Starting with some amazing footage from last week's Ghent 6, this edition of the road.cc video round-up features a lot of bike dancing, a skyscraper bike ride, a guy surfing a bike and a tron-esque BMX light show.
If you're not in to bike dancing - or artistic cycling as it's officially known - or any of this high-octane nonsense, we've got a winter soliloquy from British former pro rider Dean Downing and a very sensible American with a solution to bike-frame winter visibility.
We'll end the round-up with footage of a collision between a bike and a car in the Netherlands, apparently settled pretty amicably.
On-bike cameras are very much the dernier cri in cycling this season, so first up we’ve got some incredible footage of a Derny race from Ghent Six earlier this week for you.
If you’ve ever wondered what it’s really like to race around a packed velodrome, wonder no more. Here’s footage of overall winner Jasper De Buyst narrowly losing his Derny race to Mark Cavendish’s teammate Iljo Keisse.
The footage brings a fresh perspective to track racing, especially with the insight into the effect that the ever boisterous crowd’s involvement has on the race.
Grappling with the elements is something we’re all doing at this time of year. Some of us complain, some of us relish in it, but very few of us can relate our experiences as eloquently as recently retired British cyclist Dean Downing.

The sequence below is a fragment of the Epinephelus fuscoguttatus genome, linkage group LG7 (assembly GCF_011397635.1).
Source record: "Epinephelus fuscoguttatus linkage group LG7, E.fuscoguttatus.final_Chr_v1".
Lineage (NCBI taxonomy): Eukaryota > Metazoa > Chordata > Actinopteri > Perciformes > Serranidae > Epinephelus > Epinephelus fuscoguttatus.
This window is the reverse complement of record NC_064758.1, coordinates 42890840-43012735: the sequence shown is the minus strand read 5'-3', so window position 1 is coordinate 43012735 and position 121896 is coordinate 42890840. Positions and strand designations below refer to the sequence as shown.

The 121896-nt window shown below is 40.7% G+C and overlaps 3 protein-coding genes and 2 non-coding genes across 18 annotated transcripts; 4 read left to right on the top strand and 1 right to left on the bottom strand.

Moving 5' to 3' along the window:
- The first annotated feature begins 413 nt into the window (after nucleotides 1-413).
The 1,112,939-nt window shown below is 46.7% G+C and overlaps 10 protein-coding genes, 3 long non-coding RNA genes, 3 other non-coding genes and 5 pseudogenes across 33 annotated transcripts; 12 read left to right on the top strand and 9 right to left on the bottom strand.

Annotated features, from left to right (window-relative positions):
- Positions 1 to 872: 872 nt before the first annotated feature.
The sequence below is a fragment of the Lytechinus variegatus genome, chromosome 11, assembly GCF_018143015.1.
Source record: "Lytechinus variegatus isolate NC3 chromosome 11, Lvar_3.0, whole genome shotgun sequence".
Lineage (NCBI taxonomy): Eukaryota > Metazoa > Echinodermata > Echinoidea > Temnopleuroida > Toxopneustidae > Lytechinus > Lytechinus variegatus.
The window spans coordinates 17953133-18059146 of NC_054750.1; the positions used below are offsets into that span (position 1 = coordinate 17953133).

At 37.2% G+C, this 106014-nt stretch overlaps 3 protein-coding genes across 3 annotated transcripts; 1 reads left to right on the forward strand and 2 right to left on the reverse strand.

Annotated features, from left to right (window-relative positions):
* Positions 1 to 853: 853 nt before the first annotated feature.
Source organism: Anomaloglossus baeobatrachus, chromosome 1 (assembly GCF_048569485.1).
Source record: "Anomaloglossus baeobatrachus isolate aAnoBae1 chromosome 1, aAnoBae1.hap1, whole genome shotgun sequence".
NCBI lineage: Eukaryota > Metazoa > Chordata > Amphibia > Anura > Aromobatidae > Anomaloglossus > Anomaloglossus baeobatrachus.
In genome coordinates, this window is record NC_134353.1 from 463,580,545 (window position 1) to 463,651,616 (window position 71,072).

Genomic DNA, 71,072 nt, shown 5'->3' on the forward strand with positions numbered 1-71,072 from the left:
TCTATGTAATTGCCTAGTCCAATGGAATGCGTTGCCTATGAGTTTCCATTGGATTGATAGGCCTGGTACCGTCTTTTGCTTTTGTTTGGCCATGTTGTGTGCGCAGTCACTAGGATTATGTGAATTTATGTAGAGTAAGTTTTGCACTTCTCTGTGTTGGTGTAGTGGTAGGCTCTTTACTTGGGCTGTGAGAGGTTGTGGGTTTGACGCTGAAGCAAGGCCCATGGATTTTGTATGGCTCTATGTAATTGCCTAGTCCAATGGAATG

The Yorkshireman put his professional cycling career to bed in July when he rode his last professional race for British UCI Continental cycling team NFTO Pro Cycling at the 2014 Sheffield Grand Prix near his home town of Rotherham.
While the 39 year-old may have hung up his professional cleats, he certainly won’t be climbing off his bike any time soon if this film is anything to go by.
You'll remember back in January when we reported on a glitch in the new edition of video game Grand Theft Auto that allowed players to cycle down the side of skyscrapers.
You'll be interested to know that in the new, updated release of the series' fifth instalment that glitch hasn't been rectified. And in the Playstation 4 and Xbox One version of the game, players can now undertake that feat in first person mode. This means that you can now essentially experience exactly what it would feel like to ride down the side of a skyscraper. Hold your breath.
Do you ever struggle to convince your non-cycling buddies of the romance in a bright, early Sunday morning club ride?
Well, now you don't need to, because French-Canadian gang Collectif Parlee have condensed the glories of a crisp 7am ride with your friends into a short film. Four longer videos are due to follow this teaser-length clip.
With the long nights getting longer, we’re all well aware of the dangers of not being seen while we’re out riding.
Arizona, USA, resident Taylor Voss decided to do something about that issue when noticed how poorly the reflective tape on his wife’s bike frame performed.
So, going one better than a reflective bike frame, Voss settled on creating LED strips for his wife’s bike, making the top tube, down tube, and seat tube glow in technicolour glory.
If you like what you see, Voss has created an Instructables page - which you can find here - showing you exactly what he bought in terms of components and how he put them together.
Buying all the bits only set him back $30.